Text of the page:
chapter  1
20 Pages

Changing with The Times of India (Bangalore): remaking a post-political media field

BySahana Udupa, Paula Chakravartty

Not too long in the distant past, in a modest conference room at the Times of India (TOI) office located in the heart of Bangalore’s urban commercial centre, the newspaper’s editor looked unusually restless. He was not impressed when a colleague suggested a story on organic farming for the special news feature on the city page: ‘Packages should be on the city, not organic farming’, he asserted firmly. When another editorial member mentioned a story on the Lokayukta, the public ombudsman set up to investigate charges of corruption among bureaucrats,1 the editor seized the moment to vent his simmering frustration. A rival English newspaper had managed to get a valuable quote from the head of the Lokayukta on a controversial report on illegal mining in the state of Karnataka. The report had identified several leading politicians involved in this breaking scandal. While the first part of the report listed politicians from the Congress I and Janata Dal opposition parties, speculation was rife that the second part of the report contained more names from the ruling party, the BJP (the Hindu Nationalist Bharata Janata Party). The TOI reporter had failed to secure the prized quote from the head public ombudsman as he expressed his disappointment with the ruling party’s decision to release only the part of the report that would embarrass the opposition party leaders. The editor knew that the ruling party was worried about the second part of the report because of possible indictment of its own members. He had instructed his team to pursue the story hard, given all the signs of a growing potential controversy. But the team had failed to get the prized statement. Understandably, the editor was deeply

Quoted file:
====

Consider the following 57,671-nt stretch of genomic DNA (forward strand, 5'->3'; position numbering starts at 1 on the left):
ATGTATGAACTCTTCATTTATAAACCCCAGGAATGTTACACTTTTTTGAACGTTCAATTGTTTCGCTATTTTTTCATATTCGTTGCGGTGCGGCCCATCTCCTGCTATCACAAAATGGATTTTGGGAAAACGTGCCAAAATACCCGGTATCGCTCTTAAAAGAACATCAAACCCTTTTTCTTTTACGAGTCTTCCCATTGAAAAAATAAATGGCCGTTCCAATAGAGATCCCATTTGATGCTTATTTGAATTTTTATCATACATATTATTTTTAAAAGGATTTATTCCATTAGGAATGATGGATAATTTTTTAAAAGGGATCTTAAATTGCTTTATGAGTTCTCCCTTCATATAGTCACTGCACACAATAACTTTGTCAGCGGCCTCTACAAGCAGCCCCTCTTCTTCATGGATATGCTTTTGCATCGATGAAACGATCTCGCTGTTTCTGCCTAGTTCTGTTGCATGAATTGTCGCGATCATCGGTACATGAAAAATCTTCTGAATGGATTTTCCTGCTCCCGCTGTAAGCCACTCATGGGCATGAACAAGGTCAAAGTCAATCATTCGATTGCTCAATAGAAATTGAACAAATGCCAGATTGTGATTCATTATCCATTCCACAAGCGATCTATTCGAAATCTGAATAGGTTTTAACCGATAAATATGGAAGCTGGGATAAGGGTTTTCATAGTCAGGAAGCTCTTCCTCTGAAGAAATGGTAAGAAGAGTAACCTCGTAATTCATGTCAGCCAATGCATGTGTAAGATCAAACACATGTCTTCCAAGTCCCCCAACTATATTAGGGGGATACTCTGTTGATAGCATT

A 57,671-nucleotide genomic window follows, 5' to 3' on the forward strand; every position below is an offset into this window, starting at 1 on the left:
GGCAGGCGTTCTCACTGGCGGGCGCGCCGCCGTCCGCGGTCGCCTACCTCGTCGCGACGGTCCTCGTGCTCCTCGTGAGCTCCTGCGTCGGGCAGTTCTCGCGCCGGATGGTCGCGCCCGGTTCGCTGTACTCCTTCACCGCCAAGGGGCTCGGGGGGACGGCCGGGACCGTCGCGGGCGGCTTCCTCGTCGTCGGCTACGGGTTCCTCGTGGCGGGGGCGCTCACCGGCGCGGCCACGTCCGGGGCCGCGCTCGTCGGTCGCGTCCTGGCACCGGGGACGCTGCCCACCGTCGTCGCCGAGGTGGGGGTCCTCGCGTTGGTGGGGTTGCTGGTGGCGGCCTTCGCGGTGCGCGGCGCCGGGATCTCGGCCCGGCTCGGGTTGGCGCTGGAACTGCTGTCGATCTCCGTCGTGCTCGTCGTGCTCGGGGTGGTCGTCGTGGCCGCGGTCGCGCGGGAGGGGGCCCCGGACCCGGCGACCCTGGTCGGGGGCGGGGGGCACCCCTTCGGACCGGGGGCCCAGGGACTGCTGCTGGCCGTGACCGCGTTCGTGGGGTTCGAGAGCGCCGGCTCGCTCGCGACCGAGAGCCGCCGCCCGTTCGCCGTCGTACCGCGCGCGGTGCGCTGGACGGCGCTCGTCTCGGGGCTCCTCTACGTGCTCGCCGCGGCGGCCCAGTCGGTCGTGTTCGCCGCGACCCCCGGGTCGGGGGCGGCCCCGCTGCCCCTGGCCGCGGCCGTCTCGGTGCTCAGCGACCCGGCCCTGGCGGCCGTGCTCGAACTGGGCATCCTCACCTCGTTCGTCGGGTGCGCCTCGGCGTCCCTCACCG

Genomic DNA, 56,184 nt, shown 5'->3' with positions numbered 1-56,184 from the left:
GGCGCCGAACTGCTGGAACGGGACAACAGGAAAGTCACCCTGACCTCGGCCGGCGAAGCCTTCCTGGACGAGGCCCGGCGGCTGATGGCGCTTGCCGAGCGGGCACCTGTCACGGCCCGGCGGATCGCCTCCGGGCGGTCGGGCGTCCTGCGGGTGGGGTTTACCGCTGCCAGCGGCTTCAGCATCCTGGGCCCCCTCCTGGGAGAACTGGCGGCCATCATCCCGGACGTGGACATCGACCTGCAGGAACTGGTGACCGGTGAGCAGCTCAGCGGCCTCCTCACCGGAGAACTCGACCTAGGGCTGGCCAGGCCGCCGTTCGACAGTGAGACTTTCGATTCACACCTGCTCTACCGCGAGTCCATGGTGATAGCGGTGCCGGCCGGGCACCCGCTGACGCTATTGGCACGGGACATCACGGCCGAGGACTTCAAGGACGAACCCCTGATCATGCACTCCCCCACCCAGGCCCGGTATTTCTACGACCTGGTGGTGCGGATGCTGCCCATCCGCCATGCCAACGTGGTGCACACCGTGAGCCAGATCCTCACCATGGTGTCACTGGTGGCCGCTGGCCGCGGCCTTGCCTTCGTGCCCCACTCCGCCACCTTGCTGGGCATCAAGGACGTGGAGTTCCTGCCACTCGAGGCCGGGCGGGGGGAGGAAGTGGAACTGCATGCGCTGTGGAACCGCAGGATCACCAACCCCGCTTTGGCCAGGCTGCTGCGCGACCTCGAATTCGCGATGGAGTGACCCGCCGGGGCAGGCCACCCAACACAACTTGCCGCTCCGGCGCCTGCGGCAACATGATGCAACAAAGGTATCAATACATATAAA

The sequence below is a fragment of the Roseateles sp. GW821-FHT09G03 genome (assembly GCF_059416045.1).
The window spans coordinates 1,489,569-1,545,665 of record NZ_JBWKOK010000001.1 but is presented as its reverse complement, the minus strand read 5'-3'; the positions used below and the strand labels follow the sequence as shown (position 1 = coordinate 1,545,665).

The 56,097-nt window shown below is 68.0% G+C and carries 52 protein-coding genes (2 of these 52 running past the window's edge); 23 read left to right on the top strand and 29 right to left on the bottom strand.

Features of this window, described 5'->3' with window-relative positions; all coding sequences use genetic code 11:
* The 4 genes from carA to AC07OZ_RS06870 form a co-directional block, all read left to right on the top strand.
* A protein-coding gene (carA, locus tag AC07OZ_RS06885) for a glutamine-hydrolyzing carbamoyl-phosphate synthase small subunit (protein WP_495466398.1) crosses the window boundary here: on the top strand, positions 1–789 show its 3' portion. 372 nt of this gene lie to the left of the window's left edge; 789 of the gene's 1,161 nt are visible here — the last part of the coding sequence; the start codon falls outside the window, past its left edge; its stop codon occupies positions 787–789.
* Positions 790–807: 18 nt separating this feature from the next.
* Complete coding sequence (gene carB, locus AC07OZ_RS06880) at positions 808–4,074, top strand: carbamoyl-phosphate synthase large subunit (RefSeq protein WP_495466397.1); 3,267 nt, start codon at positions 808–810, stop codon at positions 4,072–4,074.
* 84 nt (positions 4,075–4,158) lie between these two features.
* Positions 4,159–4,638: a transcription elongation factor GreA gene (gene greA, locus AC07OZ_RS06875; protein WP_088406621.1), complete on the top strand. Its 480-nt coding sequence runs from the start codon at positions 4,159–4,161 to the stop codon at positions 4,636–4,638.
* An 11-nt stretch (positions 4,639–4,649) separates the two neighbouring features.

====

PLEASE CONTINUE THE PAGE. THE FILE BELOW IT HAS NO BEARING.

frustrated. Nobody in the meeting dared to address him, but after a few minutes of awkward silence, one reporter mustered up the courage to tell him that the Congress party had said categorically that it did not want a Joint House Committee probe into illegal mining.2 The editor jumped on the story at once, and exclaimed, ‘Everybody is a chor (thief)! See!’ For a moment, he had forgotten the lapses of his reporting team and felt excited to be vindicated yet again, by the truth of endemic political corruption.